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When a DHCP client (with an existing DHCP lease) boots, it issues a DHCPRequest. This is a broadcast to verify that the DHCP client's IP is still good. Because DHCPRequest is a broadcast, it will (in most cases) not cross routers. So, if your DHCP server isn't on the same segment as the client, the packet must be forwarded to the DHCP server by either a DHCP relay agent or a router with bootp/DHCP forwarding enabled.

When the DHCP server receives a DHCPRequest, it checks to see, whether the request was forwarded (by a DHCP relay or router) or received directly from a client on the local segment.

1)If the request was forwarded, then the forwarding agent will have added the IP of the NIC on which it received the DHCPRequest broadcast to the packet (in the giaddr field) before forwarding it to the DHCP server. The DHCP server will use this IP to determine the appropriate scope.

2) If the request was received directly from a local client (the giaddr field is blank), then primary IP of the NIC on which the request was received will be used to determine the appropriate scope.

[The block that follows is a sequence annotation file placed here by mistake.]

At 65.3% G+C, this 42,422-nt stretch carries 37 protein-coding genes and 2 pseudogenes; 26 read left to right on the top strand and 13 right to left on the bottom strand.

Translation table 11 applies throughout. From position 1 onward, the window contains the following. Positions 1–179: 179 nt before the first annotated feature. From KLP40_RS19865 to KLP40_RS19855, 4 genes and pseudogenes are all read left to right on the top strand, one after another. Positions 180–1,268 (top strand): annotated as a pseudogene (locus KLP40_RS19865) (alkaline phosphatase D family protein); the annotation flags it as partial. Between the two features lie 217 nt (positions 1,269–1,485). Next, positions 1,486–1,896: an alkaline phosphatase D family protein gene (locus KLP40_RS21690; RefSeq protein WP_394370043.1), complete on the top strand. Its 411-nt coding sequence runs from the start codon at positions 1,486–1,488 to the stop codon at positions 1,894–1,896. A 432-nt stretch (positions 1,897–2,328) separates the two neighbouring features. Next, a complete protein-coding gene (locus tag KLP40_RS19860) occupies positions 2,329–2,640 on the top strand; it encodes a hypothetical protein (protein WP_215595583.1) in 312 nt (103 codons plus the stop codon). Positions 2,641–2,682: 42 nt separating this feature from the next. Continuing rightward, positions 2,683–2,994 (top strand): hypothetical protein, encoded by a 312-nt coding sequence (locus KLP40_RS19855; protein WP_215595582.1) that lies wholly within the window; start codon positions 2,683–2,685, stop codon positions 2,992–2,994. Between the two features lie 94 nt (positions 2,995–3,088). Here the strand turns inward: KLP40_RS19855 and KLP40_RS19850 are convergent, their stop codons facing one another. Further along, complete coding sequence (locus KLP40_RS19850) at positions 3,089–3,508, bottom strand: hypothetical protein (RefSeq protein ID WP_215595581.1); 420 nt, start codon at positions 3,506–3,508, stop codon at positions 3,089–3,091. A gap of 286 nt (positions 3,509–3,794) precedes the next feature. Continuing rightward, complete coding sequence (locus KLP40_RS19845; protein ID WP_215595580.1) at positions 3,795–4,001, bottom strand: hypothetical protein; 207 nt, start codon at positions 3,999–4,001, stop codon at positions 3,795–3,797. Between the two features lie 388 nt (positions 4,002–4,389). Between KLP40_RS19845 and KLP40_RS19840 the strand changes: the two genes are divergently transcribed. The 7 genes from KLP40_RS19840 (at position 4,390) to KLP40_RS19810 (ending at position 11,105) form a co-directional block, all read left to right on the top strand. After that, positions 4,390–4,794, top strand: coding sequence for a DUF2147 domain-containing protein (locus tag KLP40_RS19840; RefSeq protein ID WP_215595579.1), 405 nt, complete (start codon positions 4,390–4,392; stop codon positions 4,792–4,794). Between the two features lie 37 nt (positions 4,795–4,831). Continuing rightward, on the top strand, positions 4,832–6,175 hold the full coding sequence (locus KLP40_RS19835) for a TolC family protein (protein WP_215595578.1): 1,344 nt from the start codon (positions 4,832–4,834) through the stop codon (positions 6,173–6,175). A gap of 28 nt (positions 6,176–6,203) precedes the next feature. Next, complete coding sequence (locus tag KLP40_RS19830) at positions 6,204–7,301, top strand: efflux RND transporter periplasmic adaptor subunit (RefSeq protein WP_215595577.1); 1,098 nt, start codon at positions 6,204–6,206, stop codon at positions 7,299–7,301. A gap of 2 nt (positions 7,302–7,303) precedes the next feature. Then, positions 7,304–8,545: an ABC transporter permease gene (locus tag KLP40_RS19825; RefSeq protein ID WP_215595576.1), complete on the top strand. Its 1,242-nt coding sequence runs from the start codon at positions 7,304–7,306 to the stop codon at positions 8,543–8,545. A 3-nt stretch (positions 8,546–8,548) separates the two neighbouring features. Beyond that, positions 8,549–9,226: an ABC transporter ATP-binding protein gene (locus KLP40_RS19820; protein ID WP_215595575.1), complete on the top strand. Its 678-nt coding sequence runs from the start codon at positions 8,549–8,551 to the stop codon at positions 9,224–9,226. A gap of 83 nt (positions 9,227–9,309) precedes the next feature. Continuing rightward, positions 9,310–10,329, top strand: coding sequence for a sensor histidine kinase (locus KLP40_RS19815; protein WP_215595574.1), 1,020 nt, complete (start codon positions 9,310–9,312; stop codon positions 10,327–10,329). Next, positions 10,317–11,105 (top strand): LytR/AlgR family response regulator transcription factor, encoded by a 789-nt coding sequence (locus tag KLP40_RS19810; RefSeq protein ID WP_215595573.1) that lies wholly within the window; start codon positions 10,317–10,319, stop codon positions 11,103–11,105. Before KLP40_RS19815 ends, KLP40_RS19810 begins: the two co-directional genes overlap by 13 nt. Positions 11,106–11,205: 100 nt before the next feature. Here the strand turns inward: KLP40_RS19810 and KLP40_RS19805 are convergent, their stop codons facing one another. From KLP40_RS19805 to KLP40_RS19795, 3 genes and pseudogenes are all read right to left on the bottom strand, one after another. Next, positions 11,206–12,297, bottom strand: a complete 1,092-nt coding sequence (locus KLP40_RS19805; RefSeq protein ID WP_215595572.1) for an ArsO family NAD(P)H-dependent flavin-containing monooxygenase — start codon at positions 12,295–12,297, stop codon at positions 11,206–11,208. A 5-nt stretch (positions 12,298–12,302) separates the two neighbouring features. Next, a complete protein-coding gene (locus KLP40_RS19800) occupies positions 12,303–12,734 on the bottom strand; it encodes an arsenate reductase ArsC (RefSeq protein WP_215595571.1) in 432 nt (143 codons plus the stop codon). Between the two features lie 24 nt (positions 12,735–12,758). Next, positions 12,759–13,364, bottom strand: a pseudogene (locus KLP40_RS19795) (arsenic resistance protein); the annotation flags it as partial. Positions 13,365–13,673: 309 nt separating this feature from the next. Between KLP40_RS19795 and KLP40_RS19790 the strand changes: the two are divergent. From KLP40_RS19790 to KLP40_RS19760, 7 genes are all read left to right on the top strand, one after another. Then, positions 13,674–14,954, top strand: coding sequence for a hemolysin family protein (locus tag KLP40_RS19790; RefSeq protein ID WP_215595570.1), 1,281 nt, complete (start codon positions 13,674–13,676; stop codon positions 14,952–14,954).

The DHCP server checks its scopes to see, if any are defined for the same subnet as the IP on which the initial DHCPRequest broadcast was received (by the DHCP server or the DHCP relay agent). If it finds a matching scope, it verifies that the IP requested by the client is in the same subnet and is not already leased. If these checks succeed, the DHCP server replies with a DHCPAck and a new lease. If one of the checks fails, the server replies with a DHCPNack.

If the client receives a DHCPAck, it will reset the lease to reflect the new term passed with the Ack and continue its boot sequence.

If the client receives a DHCPNack, it will drop the existing IP and start over as a new client (e.g. Issue a DHCPDiscover to get a new IP).